The S-Class's "long list of comfort and convenience features assures bragging rights among even the most jaded enthusiast," ForbesAutos says. All S-Class sedans come with features such as "a navigation system, hands-free cell phone communication, a Harman Kardon audio system and of course, rich leather and wood trim," Edmunds reports. That "fine-sounding 14-speaker, 600-watt harmon/kardon(r) surround-sound system," Kelley Blue Book states, "plays CDs, DVDs and MP3s."
Also standard in the S-Class is the Mercedes COMAND system, which uses a knob controller and an in-dash screen to control secondary functions, much like similar systems from BMW's iDrive and Audi's MMI. ForbesAutos reports that "some may still complain that it's not as user-friendly as it could be." Car and Driver asks rhetorically, "How many electronic gizmos are too many?" Kelley Blue Book contends that it takes a only a modest amount of study time to learn to operate the "COMAND system, through a turn-and-push, aluminum knob on the center console," which then allows the driver to utilize the one control for navigation, radio, phone, and other settings. Most other reviews grouse about using COMAND and the confusion that ensues; Cars.com says COMAND is "one of the more user-friendly versions" of these systems, but all the "high-tech features can be confusing."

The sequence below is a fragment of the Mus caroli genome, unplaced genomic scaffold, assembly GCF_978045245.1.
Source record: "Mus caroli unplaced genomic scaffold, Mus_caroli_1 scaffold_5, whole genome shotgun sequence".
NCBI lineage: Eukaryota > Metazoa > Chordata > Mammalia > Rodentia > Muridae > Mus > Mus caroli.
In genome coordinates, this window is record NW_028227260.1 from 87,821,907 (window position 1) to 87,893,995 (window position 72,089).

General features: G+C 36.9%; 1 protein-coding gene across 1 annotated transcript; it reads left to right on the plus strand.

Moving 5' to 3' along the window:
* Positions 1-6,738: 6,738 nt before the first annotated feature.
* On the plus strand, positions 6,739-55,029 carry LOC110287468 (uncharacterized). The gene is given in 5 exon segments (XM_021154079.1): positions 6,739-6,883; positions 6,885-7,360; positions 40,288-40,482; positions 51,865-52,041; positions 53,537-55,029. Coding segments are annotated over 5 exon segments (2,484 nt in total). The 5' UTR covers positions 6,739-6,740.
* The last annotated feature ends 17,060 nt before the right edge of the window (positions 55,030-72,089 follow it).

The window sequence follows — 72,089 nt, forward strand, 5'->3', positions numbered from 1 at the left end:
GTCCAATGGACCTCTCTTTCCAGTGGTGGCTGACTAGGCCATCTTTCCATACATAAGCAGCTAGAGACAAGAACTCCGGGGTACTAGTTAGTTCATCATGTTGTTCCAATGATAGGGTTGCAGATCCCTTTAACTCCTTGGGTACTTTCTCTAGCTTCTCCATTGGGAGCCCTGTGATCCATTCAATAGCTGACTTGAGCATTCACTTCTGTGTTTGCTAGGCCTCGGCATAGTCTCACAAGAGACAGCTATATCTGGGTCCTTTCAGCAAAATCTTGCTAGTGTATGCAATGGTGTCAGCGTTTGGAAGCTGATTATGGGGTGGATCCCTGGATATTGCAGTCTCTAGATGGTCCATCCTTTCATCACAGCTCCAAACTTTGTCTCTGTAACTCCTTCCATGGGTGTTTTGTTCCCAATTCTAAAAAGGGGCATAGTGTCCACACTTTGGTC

Higher-end trims bump up the equipment ante. As Edmunds points out, the "AMG versions add 20-inch alloy wheels, an active suspension, larger brakes, sport seats and specific interior and exterior styling tweaks." New for 2009 are new steering-wheel shift paddles, redesigned power window switches, and a "Hold" braking feature. The S550 now also gets a power trunk lid, new wheels, and active ventilated and heated front seats.